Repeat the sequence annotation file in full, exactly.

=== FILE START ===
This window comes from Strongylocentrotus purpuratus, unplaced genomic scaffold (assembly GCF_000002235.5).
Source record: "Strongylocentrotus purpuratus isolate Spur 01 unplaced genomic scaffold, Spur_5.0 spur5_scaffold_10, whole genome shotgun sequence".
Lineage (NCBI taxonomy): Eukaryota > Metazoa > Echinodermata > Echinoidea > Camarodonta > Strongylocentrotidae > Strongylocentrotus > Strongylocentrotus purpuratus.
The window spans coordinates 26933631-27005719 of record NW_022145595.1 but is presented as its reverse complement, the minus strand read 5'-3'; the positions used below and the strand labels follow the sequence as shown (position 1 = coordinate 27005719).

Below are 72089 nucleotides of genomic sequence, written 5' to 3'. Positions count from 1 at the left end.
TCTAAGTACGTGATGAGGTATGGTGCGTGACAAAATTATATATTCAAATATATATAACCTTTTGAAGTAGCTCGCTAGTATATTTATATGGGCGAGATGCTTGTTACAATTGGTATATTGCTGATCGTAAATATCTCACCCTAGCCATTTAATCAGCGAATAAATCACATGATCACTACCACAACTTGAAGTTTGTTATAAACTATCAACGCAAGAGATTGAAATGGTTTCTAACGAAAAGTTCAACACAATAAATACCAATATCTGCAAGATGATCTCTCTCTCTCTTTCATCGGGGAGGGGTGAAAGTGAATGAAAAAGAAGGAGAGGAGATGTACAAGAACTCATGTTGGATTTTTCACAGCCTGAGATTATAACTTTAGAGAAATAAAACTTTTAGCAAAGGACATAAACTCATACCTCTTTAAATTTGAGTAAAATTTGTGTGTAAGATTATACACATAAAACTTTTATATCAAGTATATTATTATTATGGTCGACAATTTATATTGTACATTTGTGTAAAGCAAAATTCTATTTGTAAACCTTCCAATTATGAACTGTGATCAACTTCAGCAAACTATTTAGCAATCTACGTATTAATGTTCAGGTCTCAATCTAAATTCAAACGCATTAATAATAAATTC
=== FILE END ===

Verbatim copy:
This window comes from Strongylocentrotus purpuratus, unplaced genomic scaffold (assembly GCF_000002235.5).
Source record: "Strongylocentrotus purpuratus isolate Spur 01 unplaced genomic scaffold, Spur_5.0 spur5_scaffold_10, whole genome shotgun sequence".
Lineage (NCBI taxonomy): Eukaryota > Metazoa > Echinodermata > Echinoidea > Camarodonta > Strongylocentrotidae > Strongylocentrotus > Strongylocentrotus purpuratus.
The window spans coordinates 26933631-27005719 of record NW_022145595.1 but is presented as its reverse complement, the minus strand read 5'-3'; the positions used below and the strand labels follow the sequence as shown (position 1 = coordinate 27005719).

Below are 72089 nucleotides of genomic sequence, written 5' to 3'. Positions count from 1 at the left end.
TCTAAGTACGTGATGAGGTATGGTGCGTGACAAAATTATATATTCAAATATATATAACCTTTTGAAGTAGCTCGCTAGTATATTTATATGGGCGAGATGCTTGTTACAATTGGTATATTGCTGATCGTAAATATCTCACCCTAGCCATTTAATCAGCGAATAAATCACATGATCACTACCACAACTTGAAGTTTGTTATAAACTATCAACGCAAGAGATTGAAATGGTTTCTAACGAAAAGTTCAACACAATAAATACCAATATCTGCAAGATGATCTCTCTCTCTCTTTCATCGGGGAGGGGTGAAAGTGAATGAAAAAGAAGGAGAGGAGATGTACAAGAACTCATGTTGGATTTTTCACAGCCTGAGATTATAACTTTAGAGAAATAAAACTTTTAGCAAAGGACATAAACTCATACCTCTTTAAATTTGAGTAAAATTTGTGTGTAAGATTATACACATAAAACTTTTATATCAAGTATATTATTATTATGGTCGACAATTTATATTGTACATTTGTGTAAAGCAAAATTCTATTTGTAAACCTTCCAATTATGAACTGTGATCAACTTCAGCAAACTATTTAGCAATCTACGTATTAATGTTCAGGTCTCAATCTAAATTCAAACGCATTAATAATAAATTC